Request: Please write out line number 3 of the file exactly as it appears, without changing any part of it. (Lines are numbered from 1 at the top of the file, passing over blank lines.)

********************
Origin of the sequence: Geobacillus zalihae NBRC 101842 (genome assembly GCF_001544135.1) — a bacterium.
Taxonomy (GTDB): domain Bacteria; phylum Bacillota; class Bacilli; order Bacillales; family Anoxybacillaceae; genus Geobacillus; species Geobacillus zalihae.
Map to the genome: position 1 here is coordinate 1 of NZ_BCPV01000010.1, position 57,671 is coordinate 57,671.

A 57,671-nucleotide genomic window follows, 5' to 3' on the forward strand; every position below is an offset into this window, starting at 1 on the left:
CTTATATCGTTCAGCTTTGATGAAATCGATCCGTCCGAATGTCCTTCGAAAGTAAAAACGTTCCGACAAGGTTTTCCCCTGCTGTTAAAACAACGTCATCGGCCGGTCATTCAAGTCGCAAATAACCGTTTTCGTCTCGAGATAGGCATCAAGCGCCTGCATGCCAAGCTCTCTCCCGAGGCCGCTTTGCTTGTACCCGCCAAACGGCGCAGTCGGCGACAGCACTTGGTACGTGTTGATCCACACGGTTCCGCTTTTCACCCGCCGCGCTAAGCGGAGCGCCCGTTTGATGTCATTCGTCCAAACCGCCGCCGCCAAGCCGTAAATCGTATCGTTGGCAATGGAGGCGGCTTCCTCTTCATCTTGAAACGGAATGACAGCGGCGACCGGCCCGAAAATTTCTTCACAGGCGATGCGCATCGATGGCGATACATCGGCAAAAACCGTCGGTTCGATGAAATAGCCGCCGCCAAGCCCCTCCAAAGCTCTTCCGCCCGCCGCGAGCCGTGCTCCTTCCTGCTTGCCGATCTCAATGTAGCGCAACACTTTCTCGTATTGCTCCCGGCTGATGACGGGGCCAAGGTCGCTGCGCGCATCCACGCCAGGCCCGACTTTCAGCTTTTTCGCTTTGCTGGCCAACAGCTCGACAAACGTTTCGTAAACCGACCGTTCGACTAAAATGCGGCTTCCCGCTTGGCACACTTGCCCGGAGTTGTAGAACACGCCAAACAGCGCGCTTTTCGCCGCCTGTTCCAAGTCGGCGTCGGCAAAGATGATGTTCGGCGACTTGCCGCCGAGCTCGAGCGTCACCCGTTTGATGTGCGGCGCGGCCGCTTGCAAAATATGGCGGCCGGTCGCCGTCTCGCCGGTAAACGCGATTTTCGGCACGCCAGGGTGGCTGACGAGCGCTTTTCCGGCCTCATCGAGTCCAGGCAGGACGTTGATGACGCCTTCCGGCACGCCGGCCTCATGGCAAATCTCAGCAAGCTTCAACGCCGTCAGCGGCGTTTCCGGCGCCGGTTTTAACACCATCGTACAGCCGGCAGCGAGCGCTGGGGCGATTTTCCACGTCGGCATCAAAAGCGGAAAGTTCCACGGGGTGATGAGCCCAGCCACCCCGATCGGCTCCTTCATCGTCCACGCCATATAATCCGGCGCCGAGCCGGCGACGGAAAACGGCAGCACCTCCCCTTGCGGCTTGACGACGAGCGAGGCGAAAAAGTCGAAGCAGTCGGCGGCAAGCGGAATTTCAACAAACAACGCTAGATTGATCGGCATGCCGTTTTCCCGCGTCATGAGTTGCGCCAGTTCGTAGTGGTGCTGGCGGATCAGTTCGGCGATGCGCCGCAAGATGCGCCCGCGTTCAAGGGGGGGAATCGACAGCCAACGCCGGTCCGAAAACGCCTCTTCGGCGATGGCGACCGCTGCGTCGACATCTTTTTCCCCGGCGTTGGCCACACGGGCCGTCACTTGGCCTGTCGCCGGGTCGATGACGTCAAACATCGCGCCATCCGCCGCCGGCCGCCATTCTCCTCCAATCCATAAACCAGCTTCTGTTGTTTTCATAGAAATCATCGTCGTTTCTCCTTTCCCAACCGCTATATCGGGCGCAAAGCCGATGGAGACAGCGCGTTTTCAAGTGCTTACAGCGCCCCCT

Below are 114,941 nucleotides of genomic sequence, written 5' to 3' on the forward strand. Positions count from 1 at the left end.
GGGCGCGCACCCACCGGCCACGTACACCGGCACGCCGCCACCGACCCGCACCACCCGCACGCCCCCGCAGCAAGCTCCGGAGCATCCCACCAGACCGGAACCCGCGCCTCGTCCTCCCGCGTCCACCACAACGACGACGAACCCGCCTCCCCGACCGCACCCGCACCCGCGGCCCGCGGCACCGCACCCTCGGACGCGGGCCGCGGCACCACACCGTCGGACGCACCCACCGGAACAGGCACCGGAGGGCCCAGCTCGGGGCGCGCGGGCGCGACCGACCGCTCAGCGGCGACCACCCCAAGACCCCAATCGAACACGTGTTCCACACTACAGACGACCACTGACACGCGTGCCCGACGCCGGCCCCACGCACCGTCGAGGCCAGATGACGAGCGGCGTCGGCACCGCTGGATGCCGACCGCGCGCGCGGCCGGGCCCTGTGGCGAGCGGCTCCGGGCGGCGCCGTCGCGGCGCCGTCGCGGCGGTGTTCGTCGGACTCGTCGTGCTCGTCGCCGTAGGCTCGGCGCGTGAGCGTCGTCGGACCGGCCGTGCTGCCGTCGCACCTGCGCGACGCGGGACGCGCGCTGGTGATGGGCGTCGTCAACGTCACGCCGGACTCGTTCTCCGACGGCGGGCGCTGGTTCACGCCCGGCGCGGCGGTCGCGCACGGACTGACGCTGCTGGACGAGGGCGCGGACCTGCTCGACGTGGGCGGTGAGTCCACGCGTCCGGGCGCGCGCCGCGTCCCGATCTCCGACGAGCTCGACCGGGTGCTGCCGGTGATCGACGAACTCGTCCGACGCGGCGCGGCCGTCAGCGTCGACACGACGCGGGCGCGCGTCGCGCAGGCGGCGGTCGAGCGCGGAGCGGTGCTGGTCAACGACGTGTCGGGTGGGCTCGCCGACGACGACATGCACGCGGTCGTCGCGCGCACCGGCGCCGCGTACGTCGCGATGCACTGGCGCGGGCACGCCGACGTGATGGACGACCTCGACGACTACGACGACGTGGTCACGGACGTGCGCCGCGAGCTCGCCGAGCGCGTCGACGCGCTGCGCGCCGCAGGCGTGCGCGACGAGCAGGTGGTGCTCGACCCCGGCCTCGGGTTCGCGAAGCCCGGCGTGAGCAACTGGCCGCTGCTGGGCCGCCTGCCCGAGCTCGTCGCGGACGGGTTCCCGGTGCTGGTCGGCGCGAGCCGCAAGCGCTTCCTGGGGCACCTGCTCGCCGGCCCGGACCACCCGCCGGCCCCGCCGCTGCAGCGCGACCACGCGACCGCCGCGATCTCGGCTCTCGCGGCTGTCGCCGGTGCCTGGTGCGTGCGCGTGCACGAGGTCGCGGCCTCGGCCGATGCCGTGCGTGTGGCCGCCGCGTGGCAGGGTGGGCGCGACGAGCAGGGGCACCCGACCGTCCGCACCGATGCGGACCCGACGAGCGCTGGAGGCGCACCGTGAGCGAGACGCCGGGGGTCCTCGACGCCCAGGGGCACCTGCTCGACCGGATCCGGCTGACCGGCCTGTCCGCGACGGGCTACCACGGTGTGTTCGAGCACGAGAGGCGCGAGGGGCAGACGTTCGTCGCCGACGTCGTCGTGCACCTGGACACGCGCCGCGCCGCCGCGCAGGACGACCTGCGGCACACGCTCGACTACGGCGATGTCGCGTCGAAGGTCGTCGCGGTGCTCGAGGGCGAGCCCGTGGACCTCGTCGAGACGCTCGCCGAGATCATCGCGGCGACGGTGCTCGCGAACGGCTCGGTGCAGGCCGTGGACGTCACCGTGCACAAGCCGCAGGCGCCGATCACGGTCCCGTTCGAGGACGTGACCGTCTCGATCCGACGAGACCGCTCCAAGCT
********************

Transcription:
Map to the genome: position 1 here is coordinate 1 of NZ_BCPV01000010.1, position 57,671 is coordinate 57,671.